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Anyone Can Get Them

Hemorrhoids aren't a rare, strange condition. Many people -- men and women alike -- have them. It's only when they swell and cause problems that you realize they're there. About half of people bleed, have pain, or other symptoms by the time they turn 50. And women may get them during pregnancy.

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What Are They?

You have clumps of veins in and around your anus and lower rectum that can stretch with pressure. When they swell or bulge, they’re called hemorrhoids. You can get them inside or just on the edge on the outside. They're usually not serious, but they can be unpleasant.

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What Causes Them?

We're not sure exactly. You may be more likely to get them if you spend a lot of time on the toilet, perhaps because of diarrhea, or have a hard time going because you're constipated. Straining to lift heavy things might be to blame. They're more common as you get older and when you're overweight or pregnant. If your parents had them, you may get them, too.

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Symptoms

One of the most common signs is painless bleeding, usually when you go to the bathroom. You might notice a little blood on the toilet paper or in the bowl. Your bottom may itch, hurt, or have tiny bulges around your anus. Hemorrhoids aren't the only reason for these symptoms, though. You should see your doctor to rule out other problems.

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How Are They Diagnosed?

Your doctor will ask about your symptoms and look at your bottom for hemorrhoids. They may also put a gloved finger inside to check for them there. To get a closer look, they may use a small tube called an anoscope. Your doctor may also suggest tests, called flexible sigmoidoscopy or colonoscopy, to see inside your colon and rectum with a lighted, bendable tube.

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Internal and External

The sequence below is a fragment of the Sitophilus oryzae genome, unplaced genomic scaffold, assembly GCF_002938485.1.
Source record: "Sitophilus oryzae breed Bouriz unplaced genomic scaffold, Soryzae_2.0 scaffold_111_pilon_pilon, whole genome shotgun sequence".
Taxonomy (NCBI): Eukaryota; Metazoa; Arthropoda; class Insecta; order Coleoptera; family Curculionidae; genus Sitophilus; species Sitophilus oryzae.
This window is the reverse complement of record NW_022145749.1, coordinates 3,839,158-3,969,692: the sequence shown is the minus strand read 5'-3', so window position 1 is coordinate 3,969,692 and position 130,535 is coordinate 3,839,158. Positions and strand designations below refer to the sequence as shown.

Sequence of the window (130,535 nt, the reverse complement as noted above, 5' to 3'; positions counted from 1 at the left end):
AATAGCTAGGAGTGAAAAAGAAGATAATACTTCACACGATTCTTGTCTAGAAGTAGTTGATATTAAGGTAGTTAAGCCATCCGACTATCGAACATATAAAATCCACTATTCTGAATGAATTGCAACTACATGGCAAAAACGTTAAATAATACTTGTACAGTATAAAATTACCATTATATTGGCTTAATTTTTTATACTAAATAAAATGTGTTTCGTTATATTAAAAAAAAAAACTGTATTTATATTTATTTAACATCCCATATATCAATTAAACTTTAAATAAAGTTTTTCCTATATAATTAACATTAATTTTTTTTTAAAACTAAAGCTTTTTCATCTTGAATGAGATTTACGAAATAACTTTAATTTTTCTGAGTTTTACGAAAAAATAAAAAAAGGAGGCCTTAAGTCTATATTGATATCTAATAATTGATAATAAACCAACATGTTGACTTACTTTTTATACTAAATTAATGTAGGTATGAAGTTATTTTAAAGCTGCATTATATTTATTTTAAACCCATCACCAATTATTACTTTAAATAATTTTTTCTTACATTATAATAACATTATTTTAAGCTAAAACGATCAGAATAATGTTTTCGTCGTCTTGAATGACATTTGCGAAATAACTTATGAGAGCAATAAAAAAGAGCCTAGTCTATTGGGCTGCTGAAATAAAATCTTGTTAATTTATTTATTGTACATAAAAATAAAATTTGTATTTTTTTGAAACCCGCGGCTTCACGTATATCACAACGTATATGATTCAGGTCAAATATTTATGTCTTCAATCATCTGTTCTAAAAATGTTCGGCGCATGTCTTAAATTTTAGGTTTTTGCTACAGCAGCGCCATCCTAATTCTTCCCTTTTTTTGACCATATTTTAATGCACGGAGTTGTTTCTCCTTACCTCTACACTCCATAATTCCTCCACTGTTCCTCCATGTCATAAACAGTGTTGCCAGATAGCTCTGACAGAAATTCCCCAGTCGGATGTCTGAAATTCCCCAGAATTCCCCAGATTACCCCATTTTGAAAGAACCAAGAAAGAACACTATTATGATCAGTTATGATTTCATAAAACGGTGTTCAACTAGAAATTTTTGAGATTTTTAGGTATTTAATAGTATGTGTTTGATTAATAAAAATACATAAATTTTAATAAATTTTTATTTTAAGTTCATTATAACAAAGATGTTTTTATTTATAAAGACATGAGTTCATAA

When a hemorrhoid from inside pushes outside or "prolapses," it can bleed, hurt, and itch. It may go back in on its own as the swelling goes down, or you can gently nudge it back. A blood clot that forms in a hemorrhoid just under the skin outside is a thrombosis. It might get hard and sore and could bleed if it breaks. If the clot goes away, it may leave behind a little piece of skin called a skin tag that can bother you.

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Food to Prevent and Relieve Them

Soften your stool with fiber: Eat more leafy vegetables, fresh fruits, beans, and whole-grain breads and cereals. (Your doctor may also suggest a fiber supplement.) Add fiber to your diet slowly since too much too fast can lead to gas and bloating. Drink lots of water to make it easier to go to the bathroom and avoid constipation.

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Treatment at Home

Try nonprescription creams and wipes -- or even a small ice pack -- to ease pain and swelling. Soak in a bathtub filled with a few inches of warm water 2-3 times a day, or use a special "sitz bath" pan that fits onto your toilet seat. Then pat dry gently. An over-the-counter stool softener can make it easier to go.

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Treatment by a Doctor

When at-home remedies don't work, your doctor may put special rubber bands or rings around internal hemorrhoids to cut off the blood supply until they shrink. This process is ligation. They can use heat to get rid of internal hemorrhoids, known as coagulation. Your doctor could also inject a chemical into the swollen tissue to break it down. This is called sclerotherapy.

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Surgery

For very large hemorrhoids or those that just won't go away, a surgeon could simply cut out the swollen tissues. This surgery, called a hemorrhoidectomy, usually works but often has a long, painful recovery. A newer procedure uses staples to hold hemorrhoids in place instead. It's less painful, and you'll get better faster.